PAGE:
[en] Highlights: • A new direct scheme for quantum dynamics simulations of photoexcited states. • Automatic generation of potential energy surfaces with machine learning. • Propagation of diabatic states enables direct grid-based quantum dynamics. • Requires fewer electronic structure evaluations than generation of fitted diabatic surfaces. We present a method for performing non-adiabatic, grid-based nuclear quantum dynamics calculations using diabatic potential energy surfaces (PESs) generated “on-the-fly”. Gaussian process regression is used to interpolate PESs by using electronic structure energies, calculated at points in configuration space determined by the nuclear dynamics, and diabatising the results using the propagation diabatisation method reported recently (Richings and Worth, 2015). Our new method is successfully demonstrated using a grid-based approach to model the non-adiabatic dynamics of the butatriene cation. Overall, our scheme offers a route towards accurate quantum dynamics on diabatic PESs learnt on-the-fly.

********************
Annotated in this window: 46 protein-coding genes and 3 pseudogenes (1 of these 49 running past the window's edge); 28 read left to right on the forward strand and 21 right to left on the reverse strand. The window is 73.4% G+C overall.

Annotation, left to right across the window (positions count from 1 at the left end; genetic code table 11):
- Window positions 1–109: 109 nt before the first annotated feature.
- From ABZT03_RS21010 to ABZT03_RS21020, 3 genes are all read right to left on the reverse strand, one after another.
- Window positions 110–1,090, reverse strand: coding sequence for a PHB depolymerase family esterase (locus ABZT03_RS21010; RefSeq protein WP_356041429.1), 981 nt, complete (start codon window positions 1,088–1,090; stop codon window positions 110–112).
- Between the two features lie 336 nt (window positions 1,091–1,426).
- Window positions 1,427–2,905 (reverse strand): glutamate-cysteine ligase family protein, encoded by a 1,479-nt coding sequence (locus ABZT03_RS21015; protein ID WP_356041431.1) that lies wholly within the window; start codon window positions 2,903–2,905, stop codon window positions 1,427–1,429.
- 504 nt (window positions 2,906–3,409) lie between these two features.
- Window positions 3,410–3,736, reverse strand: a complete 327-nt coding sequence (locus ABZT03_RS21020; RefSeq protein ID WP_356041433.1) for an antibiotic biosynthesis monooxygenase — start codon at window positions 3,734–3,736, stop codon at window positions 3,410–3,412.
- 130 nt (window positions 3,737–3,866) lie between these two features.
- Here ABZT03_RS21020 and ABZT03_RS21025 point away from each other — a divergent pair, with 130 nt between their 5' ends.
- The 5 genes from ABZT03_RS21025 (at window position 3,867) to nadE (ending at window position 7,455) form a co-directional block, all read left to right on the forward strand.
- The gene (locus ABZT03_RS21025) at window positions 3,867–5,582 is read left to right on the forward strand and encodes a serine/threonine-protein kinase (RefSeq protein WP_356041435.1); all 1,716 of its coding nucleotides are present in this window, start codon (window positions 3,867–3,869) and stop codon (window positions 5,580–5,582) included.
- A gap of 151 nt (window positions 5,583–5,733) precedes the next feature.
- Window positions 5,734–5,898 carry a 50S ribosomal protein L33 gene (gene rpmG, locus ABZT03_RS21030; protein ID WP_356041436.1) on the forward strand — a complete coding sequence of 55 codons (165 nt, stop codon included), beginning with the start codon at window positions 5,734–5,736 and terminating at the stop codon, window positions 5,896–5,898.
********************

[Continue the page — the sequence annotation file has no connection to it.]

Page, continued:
[en] We have studied the fission parameters of hot neutron-rich thermally fissile and nuclei within the temperature dependent effective field theory motivated relativistic mean field (E-TRMF) formalism by using the recently developed FSUGarnet and IOPB-I parameter sets. The results obtained by these two forces are compared with the results of the well known and widely accepted NL3 parameter set. The excitation energy , shell correction energy , single particle energy for neutrons and protons , level density parameter a, neutron skin thickness ΔR, two neutron separation energy , and asymmetry energy coefficient of these neutron-rich thermally fissile nuclei are calculated at finite temperature. The dependency of level density parameter and other observables on the temperature and the force parameters (interaction Lagrangian) are discussed.